Heroes of the Zeroes is Nick Rogers’ daily, alphabetical look back at the 365 best films of 2000 to 2009.

Teen courtship is often giggly, fumbling negotiations over levels of comfort — a repetitious dance of stammered pleas to go further physically and awkward silences broken by nervous laughs.

Set largely during such forgivably graceless moments, 2002’s Raising Victor Vargas isn’t really a romantic comedy. It’s a snappy, vividly acted dramedy about teenagers learning romance in New York’s Dominican-dominated Lower East Side.

Victor Vargas (Victor Rasuk) eagerly seeks to reclaim swagger once his dalliance with a girl dubbed “Fat Donna” gets out thanks to sister Vicki (Krystal Rodriguez, blasting Luis Guzman’s brand of comic sass from the body of a preteen girl).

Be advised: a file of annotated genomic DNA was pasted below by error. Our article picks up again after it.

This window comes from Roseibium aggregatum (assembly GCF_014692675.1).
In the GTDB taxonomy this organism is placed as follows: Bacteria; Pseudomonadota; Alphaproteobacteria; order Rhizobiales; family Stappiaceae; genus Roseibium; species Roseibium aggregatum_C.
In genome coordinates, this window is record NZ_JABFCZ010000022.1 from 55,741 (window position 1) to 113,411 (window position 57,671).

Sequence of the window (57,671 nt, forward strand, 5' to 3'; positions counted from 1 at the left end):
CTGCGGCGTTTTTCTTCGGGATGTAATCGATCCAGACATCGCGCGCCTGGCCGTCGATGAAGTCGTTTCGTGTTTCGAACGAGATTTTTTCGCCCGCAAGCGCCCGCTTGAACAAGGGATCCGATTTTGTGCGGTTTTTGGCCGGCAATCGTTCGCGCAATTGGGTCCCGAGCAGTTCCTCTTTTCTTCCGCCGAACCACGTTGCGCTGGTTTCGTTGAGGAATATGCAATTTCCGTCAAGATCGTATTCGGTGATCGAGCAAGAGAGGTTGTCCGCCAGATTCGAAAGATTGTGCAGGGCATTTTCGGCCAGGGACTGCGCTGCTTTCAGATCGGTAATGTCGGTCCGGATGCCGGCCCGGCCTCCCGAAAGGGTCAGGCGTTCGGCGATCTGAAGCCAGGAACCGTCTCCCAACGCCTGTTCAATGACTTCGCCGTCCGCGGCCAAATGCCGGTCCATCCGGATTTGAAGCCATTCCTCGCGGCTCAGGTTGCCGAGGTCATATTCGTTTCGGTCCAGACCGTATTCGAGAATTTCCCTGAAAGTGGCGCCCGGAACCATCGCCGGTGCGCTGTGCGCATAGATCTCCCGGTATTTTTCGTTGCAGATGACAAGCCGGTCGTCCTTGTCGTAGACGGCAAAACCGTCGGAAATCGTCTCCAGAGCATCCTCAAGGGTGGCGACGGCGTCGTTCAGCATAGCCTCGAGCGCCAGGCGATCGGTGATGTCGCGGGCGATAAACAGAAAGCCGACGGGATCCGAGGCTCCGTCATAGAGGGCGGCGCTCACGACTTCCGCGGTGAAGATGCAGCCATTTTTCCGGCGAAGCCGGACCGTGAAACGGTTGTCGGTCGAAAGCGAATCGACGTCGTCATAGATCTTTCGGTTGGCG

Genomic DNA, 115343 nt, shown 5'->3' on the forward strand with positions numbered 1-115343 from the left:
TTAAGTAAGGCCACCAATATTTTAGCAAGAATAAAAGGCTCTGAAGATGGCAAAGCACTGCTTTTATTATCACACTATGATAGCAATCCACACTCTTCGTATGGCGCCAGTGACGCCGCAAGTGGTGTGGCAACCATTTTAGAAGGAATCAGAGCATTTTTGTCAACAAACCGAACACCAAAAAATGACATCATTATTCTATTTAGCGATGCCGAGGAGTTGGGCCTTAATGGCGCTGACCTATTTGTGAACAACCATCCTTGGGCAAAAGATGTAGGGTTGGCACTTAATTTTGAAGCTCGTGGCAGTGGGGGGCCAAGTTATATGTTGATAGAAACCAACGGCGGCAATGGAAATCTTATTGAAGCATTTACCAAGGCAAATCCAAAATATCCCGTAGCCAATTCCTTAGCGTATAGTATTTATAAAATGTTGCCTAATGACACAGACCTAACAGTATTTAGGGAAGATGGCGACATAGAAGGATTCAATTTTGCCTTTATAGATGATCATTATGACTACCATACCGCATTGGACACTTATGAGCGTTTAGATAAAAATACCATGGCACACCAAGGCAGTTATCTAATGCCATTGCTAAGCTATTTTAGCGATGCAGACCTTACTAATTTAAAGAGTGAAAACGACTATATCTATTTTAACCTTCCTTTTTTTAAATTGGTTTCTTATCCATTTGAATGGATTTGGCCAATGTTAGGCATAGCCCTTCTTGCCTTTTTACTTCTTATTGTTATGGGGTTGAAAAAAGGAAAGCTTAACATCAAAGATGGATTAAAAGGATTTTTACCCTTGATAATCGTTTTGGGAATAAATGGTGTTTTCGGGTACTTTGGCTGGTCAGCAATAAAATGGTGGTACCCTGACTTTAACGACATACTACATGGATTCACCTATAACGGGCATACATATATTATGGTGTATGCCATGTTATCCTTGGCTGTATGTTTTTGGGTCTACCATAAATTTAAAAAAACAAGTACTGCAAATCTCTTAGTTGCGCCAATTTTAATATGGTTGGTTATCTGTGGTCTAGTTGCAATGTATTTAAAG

Victor sets his sights on coveted “Juicy” Judy Gonzalez (Judy Marte), for whom going to the grocer means a gauntlet of leering goons. Having heard all manner of game, Judy’s unfazed when Victor flares his peacock feathers, and he realizes honesty, respect and patience are what will win her.

Writer-director Peter Sollett refreshingly avoids placing Judy, Victor or their friends into lazy traps of pregnancy, betrayal or violence. These are intelligent, thoughtful teenagers whom you’ll fondly remember as struggling through desires and instincts. Trustworthiness can’t be predicted, only tested, and Sollett lets this patiently propel his plot.

There’s also no ceiling on coming-of-age aspects, as Victor’s aged, agitated grandma (Altagracia Guzman) faces the reality of raising three children in a sexualized society. (Rasuk’s real-life brother, Silvestre, plays Victor’s piano-prodigy brother Nino.)

The depth of everyone’s fears, joys and needs is terrific, and Sollett’s compassionate command of their stories is flawlessly tender.